Pride and Prejudice

Two things happened to me today: one made me smile, the other, well, not so much.
E and I went to the grocery store-it’s supposed to snow tonight in Little Rock-when that happens the grocery stores are swamped with folks making sure they can survive the one day ‘snow-in’. I know my friend, Kari, in MN is smiling really big right now considering the mountains of snow they have had! But anyway, around here, it’s like a right of passage to rush to the grocery store to pick up all of the trappings, the comfort foods that nurture you when you’re snowed in! Back to the story, as I made my way around Kroger, I couldn’t help but notice how many people stopped to talk to E. Now, I must admit he is adorable…big brown eyes, little puffy afro, and chubby little cheeks. It was Senior Citizens’ discount day as well, so several little ladies smiled as they passed him, or even stopped me to tell me how cute he was. At the deli, the two AA ladies that were waiting on me, oohed and ahhed over him- asked, of course, if he was my grandson?! What! And then were visibly moved when I told them he was my foster son. One of them said “are you going to get to keep him?” I told her that wasn’t an option at this point. To which she sighed and said “won’t that be confusing to him?” I have had so many AA women tell me they hoped I would get to parent various AA children we have had. That is a real change from the way things were 16 years ago when we began fostering. Back then, we were greeted with dirty looks (from both Caucasian and AA folks) or got the sense that they thought we had kidnapped the child or something! (Not to say that doesn’t still happen occasionally:) But today the lines have been blurred between black and white and for that I am so grateful.

And then…..I took Serenity to dance. She has only been in the class twice (before Christmas). Today was #3. She loves it. She has danced and sung and performed since she arrived at our home at the age of 14 months. Her instructor is the owner of the studio and is so gracious and patient. The other two instructors are just as precious.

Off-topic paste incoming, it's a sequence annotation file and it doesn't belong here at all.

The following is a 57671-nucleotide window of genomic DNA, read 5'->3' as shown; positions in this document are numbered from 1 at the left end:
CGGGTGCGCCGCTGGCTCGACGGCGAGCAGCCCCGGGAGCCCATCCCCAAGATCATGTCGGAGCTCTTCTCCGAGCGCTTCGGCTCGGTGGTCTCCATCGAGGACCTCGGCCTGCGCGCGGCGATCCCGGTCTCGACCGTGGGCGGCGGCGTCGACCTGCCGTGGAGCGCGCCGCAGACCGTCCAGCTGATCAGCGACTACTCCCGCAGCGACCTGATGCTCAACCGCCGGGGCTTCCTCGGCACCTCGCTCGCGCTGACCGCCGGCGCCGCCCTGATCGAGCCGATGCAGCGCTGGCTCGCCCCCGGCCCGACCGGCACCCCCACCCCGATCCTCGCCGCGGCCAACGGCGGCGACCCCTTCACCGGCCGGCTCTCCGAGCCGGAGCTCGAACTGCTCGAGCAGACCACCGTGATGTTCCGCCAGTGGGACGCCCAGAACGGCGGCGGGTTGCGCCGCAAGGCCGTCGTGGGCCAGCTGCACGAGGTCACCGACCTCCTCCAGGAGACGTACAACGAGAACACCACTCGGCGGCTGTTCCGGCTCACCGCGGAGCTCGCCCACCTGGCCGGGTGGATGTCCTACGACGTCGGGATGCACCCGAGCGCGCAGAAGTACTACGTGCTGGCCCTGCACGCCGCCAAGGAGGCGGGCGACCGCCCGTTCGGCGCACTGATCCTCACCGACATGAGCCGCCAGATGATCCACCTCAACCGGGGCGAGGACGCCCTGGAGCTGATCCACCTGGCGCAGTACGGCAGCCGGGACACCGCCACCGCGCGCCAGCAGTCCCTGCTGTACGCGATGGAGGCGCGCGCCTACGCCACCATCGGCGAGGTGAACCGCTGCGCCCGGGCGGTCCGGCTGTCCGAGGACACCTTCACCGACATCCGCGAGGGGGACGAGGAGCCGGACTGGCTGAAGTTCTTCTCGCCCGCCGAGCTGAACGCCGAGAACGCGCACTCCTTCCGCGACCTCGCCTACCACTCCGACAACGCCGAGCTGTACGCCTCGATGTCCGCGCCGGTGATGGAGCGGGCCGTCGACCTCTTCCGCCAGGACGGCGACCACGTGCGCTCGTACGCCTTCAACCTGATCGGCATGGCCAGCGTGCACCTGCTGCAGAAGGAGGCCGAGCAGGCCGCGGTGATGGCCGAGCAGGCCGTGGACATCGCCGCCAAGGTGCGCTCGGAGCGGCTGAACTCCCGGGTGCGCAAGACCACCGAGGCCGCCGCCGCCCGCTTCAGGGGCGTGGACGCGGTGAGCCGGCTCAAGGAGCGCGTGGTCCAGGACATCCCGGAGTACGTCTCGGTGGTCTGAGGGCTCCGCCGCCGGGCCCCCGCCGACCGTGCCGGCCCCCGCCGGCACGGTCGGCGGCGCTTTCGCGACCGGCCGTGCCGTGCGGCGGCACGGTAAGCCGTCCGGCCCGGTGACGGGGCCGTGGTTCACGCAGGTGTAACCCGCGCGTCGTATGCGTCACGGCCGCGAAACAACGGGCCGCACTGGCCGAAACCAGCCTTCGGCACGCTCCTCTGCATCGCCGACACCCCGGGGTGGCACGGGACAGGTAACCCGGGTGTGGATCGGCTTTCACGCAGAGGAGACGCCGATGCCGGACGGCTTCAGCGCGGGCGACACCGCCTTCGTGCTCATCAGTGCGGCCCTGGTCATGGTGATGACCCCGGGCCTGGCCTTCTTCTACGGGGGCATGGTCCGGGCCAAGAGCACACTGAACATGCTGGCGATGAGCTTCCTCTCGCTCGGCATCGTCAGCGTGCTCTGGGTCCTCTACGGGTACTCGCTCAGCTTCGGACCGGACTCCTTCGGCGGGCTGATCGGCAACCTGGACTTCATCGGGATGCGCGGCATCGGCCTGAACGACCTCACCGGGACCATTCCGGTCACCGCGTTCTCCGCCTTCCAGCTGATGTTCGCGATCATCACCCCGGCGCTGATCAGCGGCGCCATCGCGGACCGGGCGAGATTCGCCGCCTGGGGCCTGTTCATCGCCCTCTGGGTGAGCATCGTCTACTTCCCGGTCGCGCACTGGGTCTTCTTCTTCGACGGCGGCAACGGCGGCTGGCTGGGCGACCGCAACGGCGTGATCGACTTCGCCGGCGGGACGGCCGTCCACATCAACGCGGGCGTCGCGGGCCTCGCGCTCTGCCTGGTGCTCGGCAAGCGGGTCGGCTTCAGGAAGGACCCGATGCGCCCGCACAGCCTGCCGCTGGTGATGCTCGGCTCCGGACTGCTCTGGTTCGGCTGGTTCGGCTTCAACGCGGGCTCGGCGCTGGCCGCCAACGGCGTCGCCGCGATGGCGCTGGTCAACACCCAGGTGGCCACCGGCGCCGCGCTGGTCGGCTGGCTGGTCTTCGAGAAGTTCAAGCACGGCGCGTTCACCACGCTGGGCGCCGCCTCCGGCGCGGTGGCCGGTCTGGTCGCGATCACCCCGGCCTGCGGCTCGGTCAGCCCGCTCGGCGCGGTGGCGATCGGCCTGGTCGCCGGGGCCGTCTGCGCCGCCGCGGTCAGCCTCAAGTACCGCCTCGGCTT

Some of the parents, well, not so much. I was struck today by the looks, or the lack thereof. I felt invisible and worse, I felt that my child was invisible. I never, ever, ever want Serenity to feel inferior to anyone because she is who she is. I want her to know that she is valued, treasured and that her life is a gift. She of course, didn’t notice, and I pray that she never will.

All of that said, it’s really not important what other people think- they have no idea what foster and/or adoptive children have been through and what gifts they are. What IS important is that I am obedient to the Father. That I don’t allow any circumstance to put a chip on my shoulder or color my attitude towards those who don’t understand. That I embrace each opportunity to share the truth that these kids are worth fighting for-that they aren’t second best to anyone. (Can you feel the mama bear rising to the surface?:))
So bring on the pride…and let the prejudice end.

Published in: on January 6, 2010 at 11:23 pm  Comments (1)  

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  1. Amen on the blurring of lines between white and black races…its been a long time coming! God ceated us all to be special, unique, and amazing, and we all should be treated as such, no matter the color of the package!

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